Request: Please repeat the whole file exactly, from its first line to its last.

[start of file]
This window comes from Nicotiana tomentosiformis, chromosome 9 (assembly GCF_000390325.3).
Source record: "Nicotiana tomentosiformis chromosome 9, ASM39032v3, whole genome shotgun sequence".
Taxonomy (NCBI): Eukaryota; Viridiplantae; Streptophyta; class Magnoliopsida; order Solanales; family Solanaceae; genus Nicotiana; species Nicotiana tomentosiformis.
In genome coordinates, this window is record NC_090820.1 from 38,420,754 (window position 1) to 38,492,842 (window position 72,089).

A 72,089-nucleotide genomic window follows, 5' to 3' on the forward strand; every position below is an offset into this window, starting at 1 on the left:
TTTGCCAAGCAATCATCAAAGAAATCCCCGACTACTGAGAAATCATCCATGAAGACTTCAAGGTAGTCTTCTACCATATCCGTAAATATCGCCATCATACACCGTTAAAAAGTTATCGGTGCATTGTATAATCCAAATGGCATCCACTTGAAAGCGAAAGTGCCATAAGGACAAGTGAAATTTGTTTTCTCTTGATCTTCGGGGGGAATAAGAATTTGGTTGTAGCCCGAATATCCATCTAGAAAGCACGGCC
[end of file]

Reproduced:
This window comes from Nicotiana tomentosiformis, chromosome 9 (assembly GCF_000390325.3).
Source record: "Nicotiana tomentosiformis chromosome 9, ASM39032v3, whole genome shotgun sequence".
Taxonomy (NCBI): Eukaryota; Viridiplantae; Streptophyta; class Magnoliopsida; order Solanales; family Solanaceae; genus Nicotiana; species Nicotiana tomentosiformis.
In genome coordinates, this window is record NC_090820.1 from 38,420,754 (window position 1) to 38,492,842 (window position 72,089).

A 72,089-nucleotide genomic window follows, 5' to 3' on the forward strand; every position below is an offset into this window, starting at 1 on the left:
TTTGCCAAGCAATCATCAAAGAAATCCCCGACTACTGAGAAATCATCCATGAAGACTTCAAGGTAGTCTTCTACCATATCCGTAAATATCGCCATCATACACCGTTAAAAAGTTATCGGTGCATTGTATAATCCAAATGGCATCCACTTGAAAGCGAAAGTGCCATAAGGACAAGTGAAATTTGTTTTCTCTTGATCTTCGGGGGGAATAAGAATTTGGTTGTAGCCCGAATATCCATCTAGAAAGCACGGCC